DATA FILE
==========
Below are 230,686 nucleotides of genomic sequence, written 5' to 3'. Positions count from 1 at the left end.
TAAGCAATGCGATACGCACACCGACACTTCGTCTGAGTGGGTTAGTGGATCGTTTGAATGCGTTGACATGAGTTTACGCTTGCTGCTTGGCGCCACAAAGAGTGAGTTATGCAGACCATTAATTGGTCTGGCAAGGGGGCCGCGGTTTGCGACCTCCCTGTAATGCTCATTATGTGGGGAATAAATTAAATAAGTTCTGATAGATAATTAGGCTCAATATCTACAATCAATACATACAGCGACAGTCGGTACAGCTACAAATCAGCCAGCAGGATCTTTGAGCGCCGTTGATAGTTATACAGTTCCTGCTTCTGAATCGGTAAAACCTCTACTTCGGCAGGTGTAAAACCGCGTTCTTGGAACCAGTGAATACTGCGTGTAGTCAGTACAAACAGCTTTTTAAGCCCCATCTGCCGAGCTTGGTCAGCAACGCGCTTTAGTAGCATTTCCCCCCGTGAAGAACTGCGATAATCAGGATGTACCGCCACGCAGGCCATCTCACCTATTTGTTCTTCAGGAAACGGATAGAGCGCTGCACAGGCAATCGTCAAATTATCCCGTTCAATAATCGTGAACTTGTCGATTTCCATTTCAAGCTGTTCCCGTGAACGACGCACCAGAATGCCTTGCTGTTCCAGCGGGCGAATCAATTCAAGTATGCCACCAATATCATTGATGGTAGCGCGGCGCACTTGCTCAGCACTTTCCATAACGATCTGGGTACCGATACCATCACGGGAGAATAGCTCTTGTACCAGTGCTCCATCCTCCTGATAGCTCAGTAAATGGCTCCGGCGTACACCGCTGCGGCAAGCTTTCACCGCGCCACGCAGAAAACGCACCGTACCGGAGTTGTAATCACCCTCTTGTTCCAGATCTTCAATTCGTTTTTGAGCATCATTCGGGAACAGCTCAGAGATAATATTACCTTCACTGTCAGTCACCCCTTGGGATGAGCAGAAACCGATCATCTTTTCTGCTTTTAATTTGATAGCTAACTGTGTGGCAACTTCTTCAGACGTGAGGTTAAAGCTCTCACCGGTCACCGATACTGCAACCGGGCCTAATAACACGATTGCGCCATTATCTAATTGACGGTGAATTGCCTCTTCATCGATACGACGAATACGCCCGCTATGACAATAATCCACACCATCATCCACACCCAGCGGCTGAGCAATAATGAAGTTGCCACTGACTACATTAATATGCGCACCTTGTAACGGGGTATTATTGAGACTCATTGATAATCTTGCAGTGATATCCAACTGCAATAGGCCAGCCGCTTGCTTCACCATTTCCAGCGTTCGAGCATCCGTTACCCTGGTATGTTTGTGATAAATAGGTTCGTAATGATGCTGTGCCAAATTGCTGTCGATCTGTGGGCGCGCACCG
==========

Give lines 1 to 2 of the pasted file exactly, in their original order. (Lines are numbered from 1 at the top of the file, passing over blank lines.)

Below are 230,686 nucleotides of genomic sequence, written 5' to 3'. Positions count from 1 at the left end.
TAAGCAATGCGATACGCACACCGACACTTCGTCTGAGTGGGTTAGTGGATCGTTTGAATGCGTTGACATGAGTTTACGCTTGCTGCTTGGCGCCACAAAGAGTGAGTTATGCAGACCATTAATTGGTCTGGCAAGGGGGCCGCGGTTTGCGACCTCCCTGTAATGCTCATTATGTGGGGAATAAATTAAATAAGTTCTGATAGATAATTAGGCTCAATATCTACAATCAATACATACAGCGACAGTCGGTACAGCTACAAATCAGCCAGCAGGATCTTTGAGCGCCGTTGATAGTTATACAGTTCCTGCTTCTGAATCGGTAAAACCTCTACTTCGGCAGGTGTAAAACCGCGTTCTTGGAACCAGTGAATACTGCGTGTAGTCAGTACAAACAGCTTTTTAAGCCCCATCTGCCGAGCTTGGTCAGCAACGCGCTTTAGTAGCATTTCCCCCCGTGAAGAACTGCGATAATCAGGATGTACCGCCACGCAGGCCATCTCACCTATTTGTTCTTCAGGAAACGGATAGAGCGCTGCACAGGCAATCGTCAAATTATCCCGTTCAATAATCGTGAACTTGTCGATTTCCATTTCAAGCTGTTCCCGTGAACGACGCACCAGAATGCCTTGCTGTTCCAGCGGGCGAATCAATTCAAGTATGCCACCAATATCATTGATGGTAGCGCGGCGCACTTGCTCAGCACTTTCCATAACGATCTGGGTACCGATACCATCACGGGAGAATAGCTCTTGTACCAGTGCTCCATCCTCCTGATAGCTCAGTAAATGGCTCCGGCGTACACCGCTGCGGCAAGCTTTCACCGCGCCACGCAGAAAACGCACCGTACCGGAGTTGTAATCACCCTCTTGTTCCAGATCTTCAATTCGTTTTTGAGCATCATTCGGGAACAGCTCAGAGATAATATTACCTTCACTGTCAGTCACCCCTTGGGATGAGCAGAAACCGATCATCTTTTCTGCTTTTAATTTGATAGCTAACTGTGTGGCAACTTCTTCAGACGTGAGGTTAAAGCTCTCACCGGTCACCGATACTGCAACCGGGCCTAATAACACGATTGCGCCATTATCTAATTGACGGTGAATTGCCTCTTCATCGATACGACGAATACGCCCGCTATGACAATAATCCACACCATCATCCACACCCAGCGGCTGAGCAATAATGAAGTTGCCACTGACTACATTAATATGCGCACCTTGTAACGGGGTATTATTGAGACTCATTGATAATCTTGCAGTGATATCCAACTGCAATAGGCCAGCCGCTTGCTTCACCATTTCCAGCGTTCGAGCATCCGTTACCCTGGTATGTTTGTGATAAATAGGTTCGTAATGATGCTGTGCCAAATTGCTGTCGATCTGTGGGCGCGCACCG